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Working Toward A Healthier World


In Afghanistan, an infant receives improved health care. USAID-supported health programs reconstructed hospitals, and upgraded health care services for the Afghan community.

Different parts of the U.S. federal government are working toward making the world a healthier place, with a focus on the needs, aspirations and the diseases that affect the very poorest.

As part of President Barack Obama's Global Health Initiative, different parts of the U.S. federal government are working toward making the world a healthier place, with a focus on the needs, aspirations and the diseases that affect the very poorest, said Dr. Rajiv Shah, Administrator of the U.S. Agency for International Development, or USAID.

President Obama launched GHI as the next phase of American leadership in global health. GHI builds on the foundation of PEPFAR and our investments in tuberculosis, malaria, and maternal and child health -- and expands their impact.

This approach saves millions of lives and helps developing countries address the diseases of extreme poverty, including malaria, tuberculosis, and neglected tropical diseases.

"We can build a new global health system that better connects what's happening in lab[oratories]. . . . with what is needed in USAID field sites. . . . If we can target the freed. . . .resources provided by the [Global Health Initiative] toward the expansion of those new scientific breakthroughs, I believe, by 2016, we can achieve great goals," said Dr. Shah:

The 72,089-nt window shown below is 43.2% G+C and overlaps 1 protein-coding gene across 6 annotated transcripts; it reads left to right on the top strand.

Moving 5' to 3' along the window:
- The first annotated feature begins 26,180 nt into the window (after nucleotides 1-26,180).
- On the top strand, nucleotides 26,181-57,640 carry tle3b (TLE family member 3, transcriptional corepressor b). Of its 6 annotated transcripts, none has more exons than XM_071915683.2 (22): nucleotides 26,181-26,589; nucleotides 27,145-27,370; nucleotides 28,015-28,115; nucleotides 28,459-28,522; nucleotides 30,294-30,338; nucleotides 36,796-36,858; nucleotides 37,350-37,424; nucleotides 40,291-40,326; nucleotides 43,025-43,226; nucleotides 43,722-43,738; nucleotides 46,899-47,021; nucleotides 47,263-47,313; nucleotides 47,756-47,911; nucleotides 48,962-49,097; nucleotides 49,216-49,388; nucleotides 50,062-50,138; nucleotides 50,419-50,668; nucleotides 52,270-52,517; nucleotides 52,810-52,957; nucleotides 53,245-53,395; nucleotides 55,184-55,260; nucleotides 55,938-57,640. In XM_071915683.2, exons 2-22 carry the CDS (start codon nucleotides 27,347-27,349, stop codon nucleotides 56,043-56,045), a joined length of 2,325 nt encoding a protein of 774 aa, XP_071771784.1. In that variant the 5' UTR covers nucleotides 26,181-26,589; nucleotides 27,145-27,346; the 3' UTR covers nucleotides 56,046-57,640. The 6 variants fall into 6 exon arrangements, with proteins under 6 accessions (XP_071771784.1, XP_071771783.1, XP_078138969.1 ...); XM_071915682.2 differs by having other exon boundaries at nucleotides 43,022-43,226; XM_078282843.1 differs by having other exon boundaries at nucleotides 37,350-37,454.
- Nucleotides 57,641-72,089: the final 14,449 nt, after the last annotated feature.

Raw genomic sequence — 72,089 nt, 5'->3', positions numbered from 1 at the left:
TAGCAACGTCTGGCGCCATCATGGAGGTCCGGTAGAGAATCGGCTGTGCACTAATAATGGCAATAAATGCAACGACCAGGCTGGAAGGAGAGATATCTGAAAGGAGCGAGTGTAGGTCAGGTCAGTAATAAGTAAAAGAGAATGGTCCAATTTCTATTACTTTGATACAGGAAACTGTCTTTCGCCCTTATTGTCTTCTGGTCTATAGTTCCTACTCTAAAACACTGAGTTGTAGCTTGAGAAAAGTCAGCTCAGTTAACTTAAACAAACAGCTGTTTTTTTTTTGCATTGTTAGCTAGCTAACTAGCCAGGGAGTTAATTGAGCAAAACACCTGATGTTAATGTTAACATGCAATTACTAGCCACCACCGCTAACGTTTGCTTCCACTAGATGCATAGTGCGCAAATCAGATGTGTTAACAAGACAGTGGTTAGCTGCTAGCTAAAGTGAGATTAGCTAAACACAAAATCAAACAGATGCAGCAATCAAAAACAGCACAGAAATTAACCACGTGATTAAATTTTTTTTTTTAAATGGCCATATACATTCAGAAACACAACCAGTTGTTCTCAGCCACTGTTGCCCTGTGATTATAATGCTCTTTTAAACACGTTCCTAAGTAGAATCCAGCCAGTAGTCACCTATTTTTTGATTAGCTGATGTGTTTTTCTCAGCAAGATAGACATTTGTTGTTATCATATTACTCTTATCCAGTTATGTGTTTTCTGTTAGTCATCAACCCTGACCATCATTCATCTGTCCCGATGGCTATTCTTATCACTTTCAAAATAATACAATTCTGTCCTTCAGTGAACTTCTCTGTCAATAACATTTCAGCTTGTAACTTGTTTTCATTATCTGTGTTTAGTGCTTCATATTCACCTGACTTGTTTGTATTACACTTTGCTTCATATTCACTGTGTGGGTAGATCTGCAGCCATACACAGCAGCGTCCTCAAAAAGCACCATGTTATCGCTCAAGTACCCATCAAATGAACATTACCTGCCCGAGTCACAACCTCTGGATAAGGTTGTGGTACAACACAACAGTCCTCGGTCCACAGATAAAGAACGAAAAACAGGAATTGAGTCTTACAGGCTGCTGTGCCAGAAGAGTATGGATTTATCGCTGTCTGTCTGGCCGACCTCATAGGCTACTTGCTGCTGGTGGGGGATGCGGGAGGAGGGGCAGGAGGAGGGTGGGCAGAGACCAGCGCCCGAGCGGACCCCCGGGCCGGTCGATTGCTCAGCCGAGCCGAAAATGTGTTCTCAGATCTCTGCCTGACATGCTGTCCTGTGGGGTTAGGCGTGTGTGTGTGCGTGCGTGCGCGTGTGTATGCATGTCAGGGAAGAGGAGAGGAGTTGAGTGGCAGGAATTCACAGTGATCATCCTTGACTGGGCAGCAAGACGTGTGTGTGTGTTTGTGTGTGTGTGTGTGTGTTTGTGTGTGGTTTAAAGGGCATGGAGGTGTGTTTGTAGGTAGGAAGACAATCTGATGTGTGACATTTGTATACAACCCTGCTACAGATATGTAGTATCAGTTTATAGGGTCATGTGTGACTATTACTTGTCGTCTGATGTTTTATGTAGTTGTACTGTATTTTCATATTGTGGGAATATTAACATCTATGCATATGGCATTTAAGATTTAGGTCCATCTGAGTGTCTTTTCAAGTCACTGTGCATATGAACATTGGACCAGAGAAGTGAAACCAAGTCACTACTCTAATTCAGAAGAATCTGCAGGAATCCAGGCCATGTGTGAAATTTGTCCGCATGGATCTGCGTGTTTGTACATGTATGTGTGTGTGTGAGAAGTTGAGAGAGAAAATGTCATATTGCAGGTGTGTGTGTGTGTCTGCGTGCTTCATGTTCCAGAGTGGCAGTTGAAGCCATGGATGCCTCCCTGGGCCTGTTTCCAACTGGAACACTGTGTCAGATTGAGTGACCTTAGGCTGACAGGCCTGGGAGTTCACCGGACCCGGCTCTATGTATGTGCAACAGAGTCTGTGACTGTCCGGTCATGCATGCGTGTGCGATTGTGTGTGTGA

"We can save the lives of over 3 million children. We can prevent more than 12 million HIV infections. We can avert 700,000 malaria deaths, most of which will be kids. We can ensure nearly 200,000 pregnant women can safely give birth, prevent 54 million unintended pregnancies and cure nearly 2.5 million people infected with tuberculosis."

"We need to focus our efforts on facilitating a continuum of invention and innovation from bench to bush," said Dr. Shah. And we also need the capacity of local community workers to invent solutions.

We saw a great example of this in India recently, said Amie Batson, USAID's Deputy Assistant Administrator for Global Health:

"They created an ambulance service in this particular part of India. ... But they discovered that the most important thing was having an extra seat in the ambulance, so that someone from the family could go with the woman to deliver the baby. Simply by identifying that, really looking at reasons why a woman wouldn't get in the ambulance, and by changing it and putting in this extra seat, they had a remarkable impact on then getting more referrals into the hospitals, and had these women delivering more safely, ... . And it had an actual impact on the maternal mortality rate in that area.

Advancing science, technology and innovation aimed directly at improving human welfare is one of America's core competitive advantages, said Dr. Shah. "If we can harness that capability for the poorest communities in the world, we can leave an unparalleled legacy in global health and in global development throughout the upcoming decades."

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